Chicken filo rolls. Not chicko rolls , but Chicken Filo Rolls.

It’s classic Tuesday night at Dad’s fare.

What do you do when it’s 1995, you’ve got two hungry teenage girls who spend the front half of the week with you, a collective date with “Mad about You” at 8pm on Channel 10 and you were never really the one who cooked? ( Barbeques and the signature dish of french toast aside).

If you’re my dad, you sensibly turn to Lenards. The chicken florentine filo roll is a modern marvel- A skinless chicken breast, hugging a pale green mysterious centre we can only assume is some kind of pureed spinach, padded with cream cheese (?) and small slivers of bacon.

Cuddling this is layer upon layer upon layer of filo pastry. Some dried oregano stripes the ends. It’s all wrapped up tighter than a hospital cornered single bed.

Bake for 35 minutes in a 180 degree oven ( The cooking instructions from Lenards have a pride of place on the fridge). Serve with anything you can think of- mashed potato and steamed veggies (carrots, cauliflower, beans and brocolli were a classic combination).

Easy as. Even enough time to go for a swim while it’s in the oven.

These days, like a penchant for spreadsheets and inappropriate humour the chicken filo roll lives on in the child.

Old habits die hard.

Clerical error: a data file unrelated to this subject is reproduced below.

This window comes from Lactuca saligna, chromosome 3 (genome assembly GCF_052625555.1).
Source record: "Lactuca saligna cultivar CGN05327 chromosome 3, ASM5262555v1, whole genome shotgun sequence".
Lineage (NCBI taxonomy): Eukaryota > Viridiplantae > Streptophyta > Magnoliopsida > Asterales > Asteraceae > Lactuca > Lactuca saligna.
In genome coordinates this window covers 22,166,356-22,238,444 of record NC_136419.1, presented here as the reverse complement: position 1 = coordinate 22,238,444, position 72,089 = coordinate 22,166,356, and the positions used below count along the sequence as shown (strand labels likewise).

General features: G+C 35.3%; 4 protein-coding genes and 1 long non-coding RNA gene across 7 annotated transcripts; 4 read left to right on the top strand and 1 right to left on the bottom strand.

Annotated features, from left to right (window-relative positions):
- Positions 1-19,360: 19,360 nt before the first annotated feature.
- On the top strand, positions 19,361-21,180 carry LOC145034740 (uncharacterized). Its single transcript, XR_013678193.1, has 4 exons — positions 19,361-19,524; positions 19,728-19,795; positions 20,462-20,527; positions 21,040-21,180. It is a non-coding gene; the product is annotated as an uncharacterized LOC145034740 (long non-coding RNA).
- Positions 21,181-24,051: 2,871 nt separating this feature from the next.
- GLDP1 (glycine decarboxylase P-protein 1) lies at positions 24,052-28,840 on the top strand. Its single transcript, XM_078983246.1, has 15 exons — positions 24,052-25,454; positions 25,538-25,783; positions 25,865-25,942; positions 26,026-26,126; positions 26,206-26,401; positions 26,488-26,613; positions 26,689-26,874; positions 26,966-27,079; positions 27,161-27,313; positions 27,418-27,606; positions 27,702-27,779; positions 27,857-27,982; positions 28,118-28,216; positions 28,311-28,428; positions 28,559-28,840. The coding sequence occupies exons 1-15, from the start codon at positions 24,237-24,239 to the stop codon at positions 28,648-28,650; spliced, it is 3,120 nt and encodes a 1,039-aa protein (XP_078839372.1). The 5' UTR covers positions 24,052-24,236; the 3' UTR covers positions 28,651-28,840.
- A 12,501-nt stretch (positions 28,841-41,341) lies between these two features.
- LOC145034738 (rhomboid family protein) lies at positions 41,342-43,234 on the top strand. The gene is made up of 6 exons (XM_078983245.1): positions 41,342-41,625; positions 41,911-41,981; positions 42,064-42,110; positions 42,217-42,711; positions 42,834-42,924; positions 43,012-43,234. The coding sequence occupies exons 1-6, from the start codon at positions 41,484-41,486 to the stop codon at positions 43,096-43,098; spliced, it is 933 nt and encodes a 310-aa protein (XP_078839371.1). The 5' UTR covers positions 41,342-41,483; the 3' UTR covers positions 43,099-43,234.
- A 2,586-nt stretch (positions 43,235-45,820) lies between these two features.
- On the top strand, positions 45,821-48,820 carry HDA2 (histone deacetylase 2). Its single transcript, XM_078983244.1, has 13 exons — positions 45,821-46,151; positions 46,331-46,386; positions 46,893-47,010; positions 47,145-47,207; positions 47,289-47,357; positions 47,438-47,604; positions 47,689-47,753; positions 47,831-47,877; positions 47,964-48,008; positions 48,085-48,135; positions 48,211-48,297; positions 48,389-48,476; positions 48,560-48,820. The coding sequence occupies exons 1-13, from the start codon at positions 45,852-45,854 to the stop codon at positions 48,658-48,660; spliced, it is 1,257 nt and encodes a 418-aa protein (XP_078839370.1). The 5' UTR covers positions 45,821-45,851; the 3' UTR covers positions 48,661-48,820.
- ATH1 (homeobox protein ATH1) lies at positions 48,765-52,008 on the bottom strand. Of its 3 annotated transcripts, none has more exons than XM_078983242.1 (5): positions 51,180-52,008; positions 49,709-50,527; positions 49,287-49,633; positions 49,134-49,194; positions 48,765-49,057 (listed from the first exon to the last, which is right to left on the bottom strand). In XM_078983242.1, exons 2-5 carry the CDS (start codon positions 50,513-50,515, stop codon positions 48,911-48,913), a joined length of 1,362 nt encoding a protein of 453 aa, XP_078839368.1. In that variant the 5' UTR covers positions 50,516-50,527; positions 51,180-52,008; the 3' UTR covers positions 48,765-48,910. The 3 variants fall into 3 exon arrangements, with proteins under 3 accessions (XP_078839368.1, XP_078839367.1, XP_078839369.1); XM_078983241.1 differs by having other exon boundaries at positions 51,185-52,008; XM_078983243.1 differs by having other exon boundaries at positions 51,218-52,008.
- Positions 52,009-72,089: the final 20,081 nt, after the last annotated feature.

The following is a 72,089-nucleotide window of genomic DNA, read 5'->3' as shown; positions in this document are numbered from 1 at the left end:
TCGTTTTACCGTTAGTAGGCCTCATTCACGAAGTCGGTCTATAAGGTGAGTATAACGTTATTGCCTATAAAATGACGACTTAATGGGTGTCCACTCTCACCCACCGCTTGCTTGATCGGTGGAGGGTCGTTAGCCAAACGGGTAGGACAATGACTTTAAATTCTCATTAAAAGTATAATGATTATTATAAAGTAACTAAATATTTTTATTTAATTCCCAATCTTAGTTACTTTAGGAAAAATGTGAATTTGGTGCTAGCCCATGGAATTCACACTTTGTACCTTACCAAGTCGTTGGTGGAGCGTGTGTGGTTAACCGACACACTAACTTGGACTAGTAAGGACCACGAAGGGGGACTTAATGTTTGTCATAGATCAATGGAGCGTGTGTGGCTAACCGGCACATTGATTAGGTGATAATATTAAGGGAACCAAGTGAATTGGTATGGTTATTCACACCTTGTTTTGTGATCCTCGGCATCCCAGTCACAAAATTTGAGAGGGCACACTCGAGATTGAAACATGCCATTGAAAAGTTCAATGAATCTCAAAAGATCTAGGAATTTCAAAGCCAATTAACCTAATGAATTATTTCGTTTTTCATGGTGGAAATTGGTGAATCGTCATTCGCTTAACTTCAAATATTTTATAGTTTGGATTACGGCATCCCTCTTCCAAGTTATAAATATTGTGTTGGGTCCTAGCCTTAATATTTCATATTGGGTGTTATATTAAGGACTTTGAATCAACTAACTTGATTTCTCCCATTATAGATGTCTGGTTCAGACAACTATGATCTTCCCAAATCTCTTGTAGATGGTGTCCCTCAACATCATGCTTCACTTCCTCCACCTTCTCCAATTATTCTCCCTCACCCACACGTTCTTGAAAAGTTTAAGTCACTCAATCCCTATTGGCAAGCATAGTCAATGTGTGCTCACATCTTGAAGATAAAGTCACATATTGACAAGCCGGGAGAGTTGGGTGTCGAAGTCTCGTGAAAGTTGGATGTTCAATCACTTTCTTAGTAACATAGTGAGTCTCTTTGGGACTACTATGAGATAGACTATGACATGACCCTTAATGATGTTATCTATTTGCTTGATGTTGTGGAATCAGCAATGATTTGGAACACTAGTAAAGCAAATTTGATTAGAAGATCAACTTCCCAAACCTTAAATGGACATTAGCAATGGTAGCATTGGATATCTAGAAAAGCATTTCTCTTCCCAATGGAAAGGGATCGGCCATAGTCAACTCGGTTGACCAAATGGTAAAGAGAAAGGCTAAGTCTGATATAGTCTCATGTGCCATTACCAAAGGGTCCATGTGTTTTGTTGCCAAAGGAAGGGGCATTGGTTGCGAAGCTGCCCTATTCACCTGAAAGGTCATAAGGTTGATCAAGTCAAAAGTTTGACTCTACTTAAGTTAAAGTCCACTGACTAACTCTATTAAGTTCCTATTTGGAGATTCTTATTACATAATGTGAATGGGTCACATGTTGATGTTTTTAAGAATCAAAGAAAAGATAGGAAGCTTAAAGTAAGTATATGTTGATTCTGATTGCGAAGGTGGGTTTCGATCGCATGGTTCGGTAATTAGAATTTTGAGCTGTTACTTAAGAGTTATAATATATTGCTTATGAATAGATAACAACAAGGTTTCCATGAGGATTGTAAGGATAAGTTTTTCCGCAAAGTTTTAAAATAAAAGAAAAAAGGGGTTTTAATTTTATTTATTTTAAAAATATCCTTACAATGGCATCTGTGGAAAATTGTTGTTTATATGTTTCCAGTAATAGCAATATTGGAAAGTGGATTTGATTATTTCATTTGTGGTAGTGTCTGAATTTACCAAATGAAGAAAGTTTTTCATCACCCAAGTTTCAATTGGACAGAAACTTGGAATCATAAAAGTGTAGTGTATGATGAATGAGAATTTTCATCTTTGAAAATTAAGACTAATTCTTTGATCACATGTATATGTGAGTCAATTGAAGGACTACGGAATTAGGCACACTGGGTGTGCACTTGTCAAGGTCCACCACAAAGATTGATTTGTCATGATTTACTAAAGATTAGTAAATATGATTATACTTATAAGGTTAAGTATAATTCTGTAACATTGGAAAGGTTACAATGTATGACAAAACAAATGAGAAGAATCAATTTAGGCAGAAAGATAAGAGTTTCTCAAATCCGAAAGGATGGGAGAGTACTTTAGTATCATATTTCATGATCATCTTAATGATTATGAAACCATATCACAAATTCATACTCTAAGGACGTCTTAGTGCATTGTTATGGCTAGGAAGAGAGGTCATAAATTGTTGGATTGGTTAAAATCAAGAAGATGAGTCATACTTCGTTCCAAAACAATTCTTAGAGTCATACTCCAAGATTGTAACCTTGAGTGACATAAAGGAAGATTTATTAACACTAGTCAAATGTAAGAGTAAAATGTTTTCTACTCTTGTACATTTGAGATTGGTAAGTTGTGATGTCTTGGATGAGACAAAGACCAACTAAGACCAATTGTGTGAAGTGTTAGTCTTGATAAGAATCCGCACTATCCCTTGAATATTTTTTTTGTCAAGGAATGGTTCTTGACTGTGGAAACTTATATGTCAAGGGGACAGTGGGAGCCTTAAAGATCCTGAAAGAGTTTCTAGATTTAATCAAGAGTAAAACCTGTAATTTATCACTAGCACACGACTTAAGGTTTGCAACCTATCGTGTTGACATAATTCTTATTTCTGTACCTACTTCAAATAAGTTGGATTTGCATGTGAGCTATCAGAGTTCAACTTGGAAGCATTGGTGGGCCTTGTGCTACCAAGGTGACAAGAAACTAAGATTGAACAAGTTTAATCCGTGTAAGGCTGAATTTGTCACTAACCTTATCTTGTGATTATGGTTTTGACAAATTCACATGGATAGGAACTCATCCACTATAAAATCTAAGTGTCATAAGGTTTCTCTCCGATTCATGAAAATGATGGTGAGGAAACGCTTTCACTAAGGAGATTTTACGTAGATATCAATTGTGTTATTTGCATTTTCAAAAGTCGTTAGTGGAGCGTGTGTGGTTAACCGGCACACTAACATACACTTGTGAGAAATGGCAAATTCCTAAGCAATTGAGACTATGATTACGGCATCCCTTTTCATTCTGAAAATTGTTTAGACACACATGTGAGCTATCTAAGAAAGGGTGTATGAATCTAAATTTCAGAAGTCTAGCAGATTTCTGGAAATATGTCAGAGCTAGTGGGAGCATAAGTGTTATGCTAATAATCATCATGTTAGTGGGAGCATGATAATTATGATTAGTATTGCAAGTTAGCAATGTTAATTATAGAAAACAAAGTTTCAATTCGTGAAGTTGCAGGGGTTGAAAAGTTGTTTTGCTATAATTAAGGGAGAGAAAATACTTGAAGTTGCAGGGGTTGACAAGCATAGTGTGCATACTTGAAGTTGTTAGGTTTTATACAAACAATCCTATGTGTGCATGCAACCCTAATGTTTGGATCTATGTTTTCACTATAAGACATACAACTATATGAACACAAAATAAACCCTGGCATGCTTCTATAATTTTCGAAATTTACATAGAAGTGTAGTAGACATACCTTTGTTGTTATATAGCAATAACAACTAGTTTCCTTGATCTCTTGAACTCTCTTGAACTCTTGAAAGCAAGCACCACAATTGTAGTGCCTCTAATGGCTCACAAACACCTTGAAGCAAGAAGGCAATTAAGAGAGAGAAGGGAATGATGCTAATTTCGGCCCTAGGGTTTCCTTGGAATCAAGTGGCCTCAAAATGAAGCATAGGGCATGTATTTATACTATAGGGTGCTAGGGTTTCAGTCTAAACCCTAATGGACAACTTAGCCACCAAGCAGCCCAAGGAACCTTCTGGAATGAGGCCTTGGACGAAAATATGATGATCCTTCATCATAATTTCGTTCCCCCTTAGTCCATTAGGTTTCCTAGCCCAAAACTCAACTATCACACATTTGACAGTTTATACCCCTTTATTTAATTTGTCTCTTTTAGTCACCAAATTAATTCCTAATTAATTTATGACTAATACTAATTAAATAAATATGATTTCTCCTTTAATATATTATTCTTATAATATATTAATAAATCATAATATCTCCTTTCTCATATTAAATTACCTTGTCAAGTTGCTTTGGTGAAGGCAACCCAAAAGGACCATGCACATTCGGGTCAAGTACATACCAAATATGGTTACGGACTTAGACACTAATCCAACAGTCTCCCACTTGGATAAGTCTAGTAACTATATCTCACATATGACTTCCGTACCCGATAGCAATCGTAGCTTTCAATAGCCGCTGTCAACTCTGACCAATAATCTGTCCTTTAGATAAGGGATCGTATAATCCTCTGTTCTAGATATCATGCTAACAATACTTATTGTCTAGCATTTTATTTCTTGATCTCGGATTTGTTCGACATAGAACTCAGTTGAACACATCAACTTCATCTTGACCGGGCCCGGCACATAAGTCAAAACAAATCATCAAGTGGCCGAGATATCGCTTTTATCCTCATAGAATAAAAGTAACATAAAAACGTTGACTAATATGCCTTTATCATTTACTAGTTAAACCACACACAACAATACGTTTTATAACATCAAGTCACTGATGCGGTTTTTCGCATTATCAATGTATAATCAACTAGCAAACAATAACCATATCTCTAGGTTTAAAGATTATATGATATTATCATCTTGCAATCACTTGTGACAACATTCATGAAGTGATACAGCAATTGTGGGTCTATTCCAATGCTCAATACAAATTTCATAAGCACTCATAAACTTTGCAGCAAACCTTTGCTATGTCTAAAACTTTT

Of course there are many ways to dress up the chicken filo roll:
Serve it on a bed of pea puree with a rocket, pear, shaved fennel and grana padano salad.

Wilt some baby spinach, roast some cherry tomatoes along with the filo and scatter the two with shredded basil and crumbled goats cheese.

Or as I did the other night, soak some muscatels in balsamic vinegar until they’re plumped like the kids elbowing to be at the front of the canteen queue. Cut a red onion into 8ths, scatter the onion and the muscatels around the chicken filos in a baking tray, drizzle with olive oil and sprinkle some salt over the top.

Serve the filos over the top of the red onion/ muscatel mix ( – It all becomes a bit turkey/ cranberry reminiscent). Serve with a salad of basil leaves, mixed leaves, shaved fennel, white peach and torn bocconcini.

In this life you can try as you might to sew a silk purse out of a sows ear,

But really; no matter what salad or side, you’re still faced with a mule in a horse’s harness. At the heart of it, beneath shiny glades of special salads, you’ve still got a breast of chicken in a swaddle of soggy pastry.

And sometimes on a Tuesday night, that’s all you want.

Dad was right.


An oldie but a goodie…..